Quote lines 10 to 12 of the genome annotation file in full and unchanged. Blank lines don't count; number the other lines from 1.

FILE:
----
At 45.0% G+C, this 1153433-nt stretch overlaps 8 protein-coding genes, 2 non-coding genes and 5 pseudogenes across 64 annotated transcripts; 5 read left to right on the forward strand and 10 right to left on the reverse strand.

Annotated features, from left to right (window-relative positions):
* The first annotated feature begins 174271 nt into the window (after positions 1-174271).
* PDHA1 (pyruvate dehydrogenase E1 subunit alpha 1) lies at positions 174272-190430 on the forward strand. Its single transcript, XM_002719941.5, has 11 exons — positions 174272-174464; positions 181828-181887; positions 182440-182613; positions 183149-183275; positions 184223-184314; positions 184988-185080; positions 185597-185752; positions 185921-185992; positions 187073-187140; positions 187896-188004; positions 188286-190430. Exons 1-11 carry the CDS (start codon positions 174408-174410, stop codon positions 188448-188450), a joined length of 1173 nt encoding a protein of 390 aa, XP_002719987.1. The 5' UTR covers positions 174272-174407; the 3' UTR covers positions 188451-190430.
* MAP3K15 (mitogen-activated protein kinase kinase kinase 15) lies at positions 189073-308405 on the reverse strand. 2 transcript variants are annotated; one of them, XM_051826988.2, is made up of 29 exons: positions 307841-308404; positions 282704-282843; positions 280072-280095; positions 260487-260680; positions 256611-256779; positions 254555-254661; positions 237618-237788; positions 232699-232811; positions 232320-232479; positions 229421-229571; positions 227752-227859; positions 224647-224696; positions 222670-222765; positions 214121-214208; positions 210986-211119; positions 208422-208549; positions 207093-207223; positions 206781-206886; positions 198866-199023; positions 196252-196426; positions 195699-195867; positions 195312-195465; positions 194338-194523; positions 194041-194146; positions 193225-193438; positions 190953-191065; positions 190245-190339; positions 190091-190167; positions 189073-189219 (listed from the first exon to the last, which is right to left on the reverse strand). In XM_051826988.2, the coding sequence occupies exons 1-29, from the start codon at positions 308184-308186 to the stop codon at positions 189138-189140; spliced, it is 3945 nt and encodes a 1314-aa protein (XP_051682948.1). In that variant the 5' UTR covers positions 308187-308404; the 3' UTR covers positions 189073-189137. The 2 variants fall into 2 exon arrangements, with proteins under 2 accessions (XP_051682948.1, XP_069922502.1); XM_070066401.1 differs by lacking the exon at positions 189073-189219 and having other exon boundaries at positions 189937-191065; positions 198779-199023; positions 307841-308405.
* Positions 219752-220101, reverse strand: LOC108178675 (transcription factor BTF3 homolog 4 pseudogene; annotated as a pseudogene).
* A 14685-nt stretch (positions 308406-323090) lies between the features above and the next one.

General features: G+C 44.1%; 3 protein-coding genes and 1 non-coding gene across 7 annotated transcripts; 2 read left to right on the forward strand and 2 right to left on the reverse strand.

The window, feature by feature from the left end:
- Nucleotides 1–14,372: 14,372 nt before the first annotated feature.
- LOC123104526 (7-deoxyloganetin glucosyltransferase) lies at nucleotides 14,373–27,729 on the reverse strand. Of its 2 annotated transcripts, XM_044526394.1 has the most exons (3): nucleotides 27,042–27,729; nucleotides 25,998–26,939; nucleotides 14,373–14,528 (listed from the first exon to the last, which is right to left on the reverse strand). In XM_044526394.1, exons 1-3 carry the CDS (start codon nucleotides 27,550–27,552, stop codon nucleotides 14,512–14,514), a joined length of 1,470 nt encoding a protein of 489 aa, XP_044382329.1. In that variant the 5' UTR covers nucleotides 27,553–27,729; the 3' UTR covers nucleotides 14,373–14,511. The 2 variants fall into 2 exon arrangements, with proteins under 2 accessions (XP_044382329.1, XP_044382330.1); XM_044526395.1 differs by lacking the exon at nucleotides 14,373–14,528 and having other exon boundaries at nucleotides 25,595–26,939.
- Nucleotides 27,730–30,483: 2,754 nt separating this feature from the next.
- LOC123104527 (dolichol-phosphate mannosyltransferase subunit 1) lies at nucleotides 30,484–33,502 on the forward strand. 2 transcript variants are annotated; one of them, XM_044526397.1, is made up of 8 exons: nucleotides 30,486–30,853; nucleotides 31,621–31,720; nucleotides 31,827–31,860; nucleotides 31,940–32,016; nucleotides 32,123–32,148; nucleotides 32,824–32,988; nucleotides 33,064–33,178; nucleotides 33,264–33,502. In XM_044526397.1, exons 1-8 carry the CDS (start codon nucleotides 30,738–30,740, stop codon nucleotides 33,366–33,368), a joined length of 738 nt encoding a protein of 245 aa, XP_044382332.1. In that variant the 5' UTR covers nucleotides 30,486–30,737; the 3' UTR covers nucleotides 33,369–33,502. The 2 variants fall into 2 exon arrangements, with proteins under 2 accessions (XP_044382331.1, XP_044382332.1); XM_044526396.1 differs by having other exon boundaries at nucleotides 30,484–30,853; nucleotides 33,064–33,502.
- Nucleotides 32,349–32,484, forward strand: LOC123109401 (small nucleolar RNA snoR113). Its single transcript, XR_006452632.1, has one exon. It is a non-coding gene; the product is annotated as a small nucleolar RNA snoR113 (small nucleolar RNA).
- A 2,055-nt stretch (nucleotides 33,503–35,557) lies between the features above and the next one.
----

- Nucleotides 1–14,372: 14,372 nt before the first annotated feature.
- LOC123104526 (7-deoxyloganetin glucosyltransferase) lies at nucleotides 14,373–27,729 on the reverse strand. Of its 2 annotated transcripts, XM_044526394.1 has the most exons (3): nucleotides 27,042–27,729; nucleotides 25,998–26,939; nucleotides 14,373–14,528 (listed from the first exon to the last, which is right to left on the reverse strand). In XM_044526394.1, exons 1-3 carry the CDS (start codon nucleotides 27,550–27,552, stop codon nucleotides 14,512–14,514), a joined length of 1,470 nt encoding a protein of 489 aa, XP_044382329.1. In that variant the 5' UTR covers nucleotides 27,553–27,729; the 3' UTR covers nucleotides 14,373–14,511. The 2 variants fall into 2 exon arrangements, with proteins under 2 accessions (XP_044382329.1, XP_044382330.1); XM_044526395.1 differs by lacking the exon at nucleotides 14,373–14,528 and having other exon boundaries at nucleotides 25,595–26,939.
- Nucleotides 27,730–30,483: 2,754 nt separating this feature from the next.